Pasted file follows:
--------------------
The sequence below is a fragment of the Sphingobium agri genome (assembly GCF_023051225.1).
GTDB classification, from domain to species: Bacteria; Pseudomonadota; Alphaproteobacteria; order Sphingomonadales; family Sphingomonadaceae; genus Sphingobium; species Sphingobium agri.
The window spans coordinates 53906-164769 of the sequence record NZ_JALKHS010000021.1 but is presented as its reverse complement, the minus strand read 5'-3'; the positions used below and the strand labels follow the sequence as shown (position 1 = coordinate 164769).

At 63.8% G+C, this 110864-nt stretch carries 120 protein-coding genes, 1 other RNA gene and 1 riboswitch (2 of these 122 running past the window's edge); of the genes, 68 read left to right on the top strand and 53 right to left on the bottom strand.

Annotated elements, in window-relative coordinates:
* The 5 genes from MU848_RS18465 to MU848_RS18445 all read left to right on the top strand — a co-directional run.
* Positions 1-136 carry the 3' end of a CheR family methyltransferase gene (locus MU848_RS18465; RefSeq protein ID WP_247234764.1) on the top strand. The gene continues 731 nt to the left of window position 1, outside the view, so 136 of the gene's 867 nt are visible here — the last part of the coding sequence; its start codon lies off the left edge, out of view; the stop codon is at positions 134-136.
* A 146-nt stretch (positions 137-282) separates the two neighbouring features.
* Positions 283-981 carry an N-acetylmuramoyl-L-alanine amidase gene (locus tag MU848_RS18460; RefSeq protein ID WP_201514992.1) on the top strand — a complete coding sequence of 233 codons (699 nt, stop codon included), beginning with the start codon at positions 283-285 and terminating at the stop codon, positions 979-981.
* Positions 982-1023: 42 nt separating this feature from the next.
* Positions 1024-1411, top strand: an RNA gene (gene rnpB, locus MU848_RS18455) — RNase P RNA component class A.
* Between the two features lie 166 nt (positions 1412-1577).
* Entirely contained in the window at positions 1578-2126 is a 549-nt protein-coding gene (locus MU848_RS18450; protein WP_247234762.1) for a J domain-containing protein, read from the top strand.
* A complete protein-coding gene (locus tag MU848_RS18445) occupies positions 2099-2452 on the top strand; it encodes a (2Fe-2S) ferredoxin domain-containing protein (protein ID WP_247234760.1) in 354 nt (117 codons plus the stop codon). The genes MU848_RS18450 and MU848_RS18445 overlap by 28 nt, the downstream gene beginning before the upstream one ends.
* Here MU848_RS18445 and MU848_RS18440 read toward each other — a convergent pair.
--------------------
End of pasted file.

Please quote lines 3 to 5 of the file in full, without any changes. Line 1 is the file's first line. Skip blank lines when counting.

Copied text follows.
The window spans coordinates 53906-164769 of the sequence record NZ_JALKHS010000021.1 but is presented as its reverse complement, the minus strand read 5'-3'; the positions used below and the strand labels follow the sequence as shown (position 1 = coordinate 164769).

At 63.8% G+C, this 110864-nt stretch carries 120 protein-coding genes, 1 other RNA gene and 1 riboswitch (2 of these 122 running past the window's edge); of the genes, 68 read left to right on the top strand and 53 right to left on the bottom strand.

Annotated elements, in window-relative coordinates: